Nanomechanical map of a multilayer polymer composite viewed in cross section. Elastic modulus measurement is shown overlaid on a topography image: polyethylene terephthalate (green), polyethylene (blue), and ethylene vinyl alcohol (yellow). Acquired in AM-FM Viscoelastic Mapping mode on the Cypher S using blueDrive. Image size: 9 μm.
Elastic modulus overlay on topography of a polymer blend sample composed of polyethylene (darkest), polypropylene (matrix) and polystyrene (brightest). Acquired in AM-FM Viscoelastic Mapping mode on the Jupiter XR using blueDrive. Image size: 25 μm.
Comparison of cantilever amplitude stability over time using piezo drive (red) and blueDrive (blue). Performed on a Cypher AFM, 2 hours long experiment.
Stable imaging is not only important for video-rate AFM and other examples of dynamic processes. If the cantilever oscillation amplitude drifts over time, damage to the tip, the sample, or both, are likely to occur. Unfortunately, this drift can be concealed by the imaging feedback loop right up to the point where damage has already occurred. Many cases of poor imaging resolution or inconsistent results may be attributed to the poor stability of tapping mode using piezoacoustic excitation.
The direct excitation provided by blueDrive is highly immune to drift in the cantilever response, as shown in the graph here. Slight temperature variations or changes in the fluid volume cause the amplitude response to change over time when using piezo excitation. However, blueDrive keeps the amplitude stable even during fluid heating and fluid perfusion, which maintains high quality imaging without any user adjustments.
Since the cantilever amplitude remains stable throughout the experiment, the imaging force is kept constant which, in turn, preserves tip sharpness and sample integrity. Imaging is stable over extended durations with no need to readjust the amplitude setpoint such as demonstrated in the atomic resolution data of mica and silicon wafer surface roughness data shown below.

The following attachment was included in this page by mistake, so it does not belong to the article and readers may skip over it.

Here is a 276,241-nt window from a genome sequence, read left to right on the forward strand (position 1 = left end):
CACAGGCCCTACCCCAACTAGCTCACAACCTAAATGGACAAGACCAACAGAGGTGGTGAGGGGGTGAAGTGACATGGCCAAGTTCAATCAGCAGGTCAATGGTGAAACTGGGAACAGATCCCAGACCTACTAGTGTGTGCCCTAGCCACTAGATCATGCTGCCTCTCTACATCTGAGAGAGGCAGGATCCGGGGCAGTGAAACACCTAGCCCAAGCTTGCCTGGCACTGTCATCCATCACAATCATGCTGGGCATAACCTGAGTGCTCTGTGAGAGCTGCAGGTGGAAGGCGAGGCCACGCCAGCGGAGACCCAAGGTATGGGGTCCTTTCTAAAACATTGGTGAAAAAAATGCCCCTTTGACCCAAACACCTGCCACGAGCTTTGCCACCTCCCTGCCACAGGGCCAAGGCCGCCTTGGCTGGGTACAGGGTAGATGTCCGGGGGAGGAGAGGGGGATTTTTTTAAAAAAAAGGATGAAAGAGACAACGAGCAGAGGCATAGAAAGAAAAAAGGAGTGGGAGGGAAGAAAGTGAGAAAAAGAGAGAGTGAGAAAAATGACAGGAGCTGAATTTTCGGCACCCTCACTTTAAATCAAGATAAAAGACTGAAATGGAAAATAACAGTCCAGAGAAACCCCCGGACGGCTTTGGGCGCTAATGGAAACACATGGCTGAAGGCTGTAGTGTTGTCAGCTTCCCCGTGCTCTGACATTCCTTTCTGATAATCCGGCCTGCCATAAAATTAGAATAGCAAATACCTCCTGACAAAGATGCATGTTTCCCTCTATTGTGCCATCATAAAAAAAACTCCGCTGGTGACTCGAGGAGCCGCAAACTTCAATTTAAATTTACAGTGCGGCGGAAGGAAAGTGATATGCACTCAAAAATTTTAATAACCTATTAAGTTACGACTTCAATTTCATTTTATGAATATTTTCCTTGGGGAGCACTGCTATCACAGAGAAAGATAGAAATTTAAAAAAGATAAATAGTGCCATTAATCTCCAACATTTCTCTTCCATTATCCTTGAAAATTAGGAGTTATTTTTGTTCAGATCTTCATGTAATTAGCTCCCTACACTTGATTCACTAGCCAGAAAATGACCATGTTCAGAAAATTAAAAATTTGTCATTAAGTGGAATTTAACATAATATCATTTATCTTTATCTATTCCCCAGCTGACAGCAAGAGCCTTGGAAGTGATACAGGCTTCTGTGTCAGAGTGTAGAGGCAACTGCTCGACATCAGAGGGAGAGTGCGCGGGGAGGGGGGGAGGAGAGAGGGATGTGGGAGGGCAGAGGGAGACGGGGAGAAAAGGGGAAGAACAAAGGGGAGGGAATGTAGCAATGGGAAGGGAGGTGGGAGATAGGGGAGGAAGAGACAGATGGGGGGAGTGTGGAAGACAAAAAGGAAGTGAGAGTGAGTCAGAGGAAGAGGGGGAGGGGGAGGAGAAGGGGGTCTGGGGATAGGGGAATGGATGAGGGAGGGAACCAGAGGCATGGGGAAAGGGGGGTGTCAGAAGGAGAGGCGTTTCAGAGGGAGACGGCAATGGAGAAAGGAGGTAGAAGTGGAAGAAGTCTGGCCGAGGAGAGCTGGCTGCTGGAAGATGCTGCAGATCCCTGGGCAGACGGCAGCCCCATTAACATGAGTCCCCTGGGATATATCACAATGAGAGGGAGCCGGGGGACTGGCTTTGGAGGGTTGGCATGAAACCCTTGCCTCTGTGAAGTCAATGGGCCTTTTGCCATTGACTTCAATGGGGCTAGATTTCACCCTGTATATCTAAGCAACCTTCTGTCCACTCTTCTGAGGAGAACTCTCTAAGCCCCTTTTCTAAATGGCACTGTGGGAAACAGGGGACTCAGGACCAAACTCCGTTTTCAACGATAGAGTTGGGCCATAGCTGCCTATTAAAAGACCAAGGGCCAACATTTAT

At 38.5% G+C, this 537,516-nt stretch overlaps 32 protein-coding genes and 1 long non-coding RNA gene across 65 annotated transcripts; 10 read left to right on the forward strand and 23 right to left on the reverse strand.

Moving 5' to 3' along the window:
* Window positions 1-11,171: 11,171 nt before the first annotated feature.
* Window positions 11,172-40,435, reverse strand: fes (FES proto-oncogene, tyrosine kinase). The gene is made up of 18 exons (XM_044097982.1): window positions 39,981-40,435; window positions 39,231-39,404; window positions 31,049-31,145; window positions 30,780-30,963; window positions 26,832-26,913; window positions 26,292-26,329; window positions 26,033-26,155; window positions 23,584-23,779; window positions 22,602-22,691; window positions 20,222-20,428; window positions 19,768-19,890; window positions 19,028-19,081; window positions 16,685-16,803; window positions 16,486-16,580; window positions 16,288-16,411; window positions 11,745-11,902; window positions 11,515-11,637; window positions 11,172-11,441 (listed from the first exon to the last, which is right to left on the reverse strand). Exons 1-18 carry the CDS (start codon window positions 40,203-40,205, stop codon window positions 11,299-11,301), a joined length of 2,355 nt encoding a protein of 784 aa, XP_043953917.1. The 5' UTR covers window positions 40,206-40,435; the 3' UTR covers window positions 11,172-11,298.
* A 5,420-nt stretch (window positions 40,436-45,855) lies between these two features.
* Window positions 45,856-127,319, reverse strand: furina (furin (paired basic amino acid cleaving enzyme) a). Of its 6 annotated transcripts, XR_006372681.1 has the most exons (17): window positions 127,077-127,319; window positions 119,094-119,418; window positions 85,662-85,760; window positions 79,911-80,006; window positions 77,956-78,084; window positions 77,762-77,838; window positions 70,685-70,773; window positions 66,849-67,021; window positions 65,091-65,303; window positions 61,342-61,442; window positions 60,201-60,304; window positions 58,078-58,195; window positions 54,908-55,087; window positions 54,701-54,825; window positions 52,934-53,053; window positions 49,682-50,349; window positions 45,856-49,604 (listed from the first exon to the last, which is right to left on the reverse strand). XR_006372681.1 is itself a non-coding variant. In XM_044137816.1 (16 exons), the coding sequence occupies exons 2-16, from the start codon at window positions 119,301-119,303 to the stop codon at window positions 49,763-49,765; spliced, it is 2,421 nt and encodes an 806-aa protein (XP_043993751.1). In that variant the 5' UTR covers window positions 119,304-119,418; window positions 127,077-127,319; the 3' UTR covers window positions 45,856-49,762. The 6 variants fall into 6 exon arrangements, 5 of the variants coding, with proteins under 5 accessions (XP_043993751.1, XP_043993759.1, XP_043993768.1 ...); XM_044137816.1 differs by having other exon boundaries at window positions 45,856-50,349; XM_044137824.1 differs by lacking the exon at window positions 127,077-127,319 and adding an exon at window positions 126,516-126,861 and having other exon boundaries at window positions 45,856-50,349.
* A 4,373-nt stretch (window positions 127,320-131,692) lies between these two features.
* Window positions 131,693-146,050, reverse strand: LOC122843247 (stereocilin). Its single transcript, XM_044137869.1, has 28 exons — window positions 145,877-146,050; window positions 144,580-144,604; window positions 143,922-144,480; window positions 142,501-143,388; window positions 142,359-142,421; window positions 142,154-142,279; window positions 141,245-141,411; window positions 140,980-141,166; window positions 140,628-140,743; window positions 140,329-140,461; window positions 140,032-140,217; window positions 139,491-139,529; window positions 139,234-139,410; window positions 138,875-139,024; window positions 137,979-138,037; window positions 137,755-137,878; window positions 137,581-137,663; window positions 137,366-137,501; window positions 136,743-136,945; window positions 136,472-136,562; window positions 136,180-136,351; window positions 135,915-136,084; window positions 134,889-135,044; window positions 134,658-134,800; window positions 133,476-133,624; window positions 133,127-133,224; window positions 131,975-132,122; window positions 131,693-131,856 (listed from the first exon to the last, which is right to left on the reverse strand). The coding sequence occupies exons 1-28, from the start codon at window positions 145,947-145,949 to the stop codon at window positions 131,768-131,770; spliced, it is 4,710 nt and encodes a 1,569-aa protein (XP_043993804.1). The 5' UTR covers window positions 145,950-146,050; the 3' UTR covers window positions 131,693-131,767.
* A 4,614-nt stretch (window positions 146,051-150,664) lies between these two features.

Roughness measurements of a disk media substrate taken 1000 times over 15 hours on Jupiter XR. The Rq roughness remains stable within 1% demonstrating the extreme repeatabiity of Jupiter XR made possible by Asylum's exclusive blueDrive Tapping Mode.
This application note focuses on examples that demonstrate the key benefits of blueDrive photothermal excitation such as simplified control, stable operation that's gentle on tips and samples, and improved quantitative results of nanomechanical AFM measurements.
Download the application note to learn:
View more AFM images that have benefitted from blueDrive photothermal excitation in our image gallery!
See How blueDrive Can Improve Your Research
blueDrive is available on both the Cypher AFM Family and Jupiter XR AFM platforms. It is included on all Jupiter XR and Cypher VRS1250 systems and is available as an option on Cypher S and Cypher ES systems for both new and existing systems.
Contact us to discuss how blueDrive can help drive your research forward and to request pricing for either a new blueDrive-equipped AFM or a blueDrive upgrade.